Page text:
Carly: The Death and Rebirth of the Romantic Comedy (Relative to my Own Experiences)

I’m sure I speak to many film majors (and non-film major movie buffs) when I discuss the air of authority kids assume when they first discover the art of film.

When I first fell in love with movies, I became a Wes Anderson junkie. I spoke constantly of his organic storytelling and unique aesthetics, and I shamed my friends for being shallow when they insisted on seeing Divergent instead of Grand Budapest Hotel (yes, I was that much of a film snob). As a result, the more I expanded my film knowledge and discovered a community of other cinephiles, I began to scorn the conventional romantic comedy. I scoffed at girls who loved movies I believed contained no depth, and I saw myself as superior because I didn’t waste time watching “feel-good movies”.

There were some exceptions over the years, including Crazy, Stupid Love, Amelie, and She’s The Man. But for whatever reason, the only movies I insisted on seeing and watching had to be either dark and pervasive, quirky and experimental, or deep and provocative.

And yet…at the beginning of last year, I suddenly found myself pining for a good dose of romance. I wanted to watch two people fall in love and I wanted to watch two lovers share an emotional connection.

And thus began my secret binge – it started with trailers for rom-coms both old and new; then I found myself actually queuing up rom-coms on my own time. What was I doing, wasting my time watching What If?, a 2011 rom-com that lost close to three million dollars and starred Daniel Radcliffe and a pre-The Big Sick Zoe Kazan? Why did I repeatedly watch the trailer for Before We Go, Chris Evans’ 2014 directorial debut that received a whopping 21% on Rotten Tomatoes? Because these movies made me feel things. Even if they made me feel more lonely, even if they enabled me to quietly pine for a character in my own life (for whom, yes, I am still secretly pining), they still enveloped me in feeling. I couldn’t get enough. I rewatched classics, and I searched long and hard for indies.

All the while, however, I kept my new interest private. I didn’t feel comfortable enough asking my friends to binge rom-coms with me (how stupid and pretentious is that?), and I felt weak if I admitted in my film classes that the most recent movies that had made me cry were Moonrise Kingdom and/or Wall-E, or even worse, that I cried just watching the trailer for Mamma Mia.

But now it appears as if I wasn’t the only one who missed romantic comedies. As it turns out, quite virtually everyone wanted them back, a development that surfaced with the widespread popularity of Crazy Rich Asians.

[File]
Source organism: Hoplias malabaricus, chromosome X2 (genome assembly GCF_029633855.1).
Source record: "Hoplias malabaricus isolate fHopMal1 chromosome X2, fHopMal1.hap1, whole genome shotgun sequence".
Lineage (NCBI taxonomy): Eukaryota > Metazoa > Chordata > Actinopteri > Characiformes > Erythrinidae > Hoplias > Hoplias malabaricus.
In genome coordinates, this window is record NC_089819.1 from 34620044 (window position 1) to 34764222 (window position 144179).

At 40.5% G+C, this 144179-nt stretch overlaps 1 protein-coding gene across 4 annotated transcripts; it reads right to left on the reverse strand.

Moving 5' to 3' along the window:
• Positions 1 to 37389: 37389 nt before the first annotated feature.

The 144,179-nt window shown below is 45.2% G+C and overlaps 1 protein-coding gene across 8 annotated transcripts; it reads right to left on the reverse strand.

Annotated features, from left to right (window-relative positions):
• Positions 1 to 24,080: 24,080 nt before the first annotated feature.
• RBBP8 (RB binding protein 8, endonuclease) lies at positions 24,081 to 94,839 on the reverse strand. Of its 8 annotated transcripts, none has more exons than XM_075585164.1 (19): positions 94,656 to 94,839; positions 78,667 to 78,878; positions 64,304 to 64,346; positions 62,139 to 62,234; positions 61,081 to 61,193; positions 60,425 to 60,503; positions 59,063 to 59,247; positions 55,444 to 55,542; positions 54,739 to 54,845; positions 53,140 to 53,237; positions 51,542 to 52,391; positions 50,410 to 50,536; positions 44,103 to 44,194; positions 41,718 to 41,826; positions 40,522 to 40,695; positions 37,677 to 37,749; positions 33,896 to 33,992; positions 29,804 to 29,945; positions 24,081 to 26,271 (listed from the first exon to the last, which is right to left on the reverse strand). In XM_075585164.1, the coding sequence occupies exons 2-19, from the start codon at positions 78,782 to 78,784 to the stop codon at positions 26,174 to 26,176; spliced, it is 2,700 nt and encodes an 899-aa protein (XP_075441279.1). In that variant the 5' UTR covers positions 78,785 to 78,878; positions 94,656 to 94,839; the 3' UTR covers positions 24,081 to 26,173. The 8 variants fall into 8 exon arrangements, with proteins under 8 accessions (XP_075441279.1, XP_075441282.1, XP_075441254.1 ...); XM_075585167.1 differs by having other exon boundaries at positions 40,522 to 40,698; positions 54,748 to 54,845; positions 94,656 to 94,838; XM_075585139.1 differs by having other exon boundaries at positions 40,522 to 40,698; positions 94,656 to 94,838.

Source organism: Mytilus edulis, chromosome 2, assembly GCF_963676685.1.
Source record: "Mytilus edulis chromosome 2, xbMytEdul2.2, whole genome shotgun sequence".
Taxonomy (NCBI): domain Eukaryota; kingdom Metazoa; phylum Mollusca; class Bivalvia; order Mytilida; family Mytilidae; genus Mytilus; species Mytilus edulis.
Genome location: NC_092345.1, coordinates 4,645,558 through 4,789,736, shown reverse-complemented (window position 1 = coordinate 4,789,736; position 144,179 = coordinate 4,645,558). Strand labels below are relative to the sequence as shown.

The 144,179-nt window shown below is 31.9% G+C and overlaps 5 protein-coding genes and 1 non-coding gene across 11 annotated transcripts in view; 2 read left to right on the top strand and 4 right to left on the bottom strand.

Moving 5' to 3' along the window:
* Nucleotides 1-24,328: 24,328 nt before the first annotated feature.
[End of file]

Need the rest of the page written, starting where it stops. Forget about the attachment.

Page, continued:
Of course, I don’t mean to discount the fact that Crazy Rich Asians primarily served as an important piece of representation for the Asian-American community, and that it will no doubt pave the way for non-white actors who deserve to land roles other than the stereotypical best friend or sidekick. But I also think the movie was a success because it was such a damn good love story. It was so SATISFYING. It made me CRY. It made my FATHER cry. It was so enjoyable, and heartwarming, and it felt good knowing everyone around me similarly loved it.

The revival continues as well with To All The Boys I’ve Ever Loved Before, a Netflix rom-com featuring budding stars Lana Condor and Noah Centineo. I absolutely lost my mind over To All The Boys; I fell madly in love with both male characters and I never wanted Lara Jean to leave the screen. I loved the story and its characters and quirkiness and I loved watching the tale unfold (and yes, I now exclusively refer to Noah Centineo as Peter Kavinsky, and I assume he’ll live on as that character for a good majority of his career).

Yes, romantic comedies can be cheesy, and corny, and unrealistic, and they definitely hit an all-time low in the 2000s, when studios used big ticket stars to generate income on an awful script (i.e. How Do You Know circa 2010, or All About Steve circa 2009). But I finally think the industry is learning how to make them work — with equal representation and diverse stories, and well-developed characters and plot lines, no doubt.

I’ve come to the conclusion that, as a society, we need rom-coms. We need to believe in the idea of love, and watching others experience the trials and tribulations of falling in love is a method of catharsis. We need to leave our own realities for brief periods of time to fall in line along characters as they reach their happy endings, if not for our own satisfaction then at least to hold on to the slight chance that we too might find such a love in our own lifetime. We need to share the laughs and the tears and the emotions with our friends and family, and we need universal love stories to help connect with strangers, with acquaintances, with budding friends. Rom-coms might just be the comedic relief our own society needs in order to survive this incredibly intense and upsetting time in the world. And so I eagerly saw Mamma Mia 2 its opening weekend, and I felt no shame in listening to its soundtrack for a week straight afterward. And yes, I cried after Love, Simon and The Big Sick. I saw La La Land four times. And I have tickets to see Juliet, Naked next weekend. Because I love rom-coms. I really do.

And now, I leave you with Vanity Fair’s most recent list of top 25 Rom-Coms. Invite your friends over. Bake some brownies. Enjoy.

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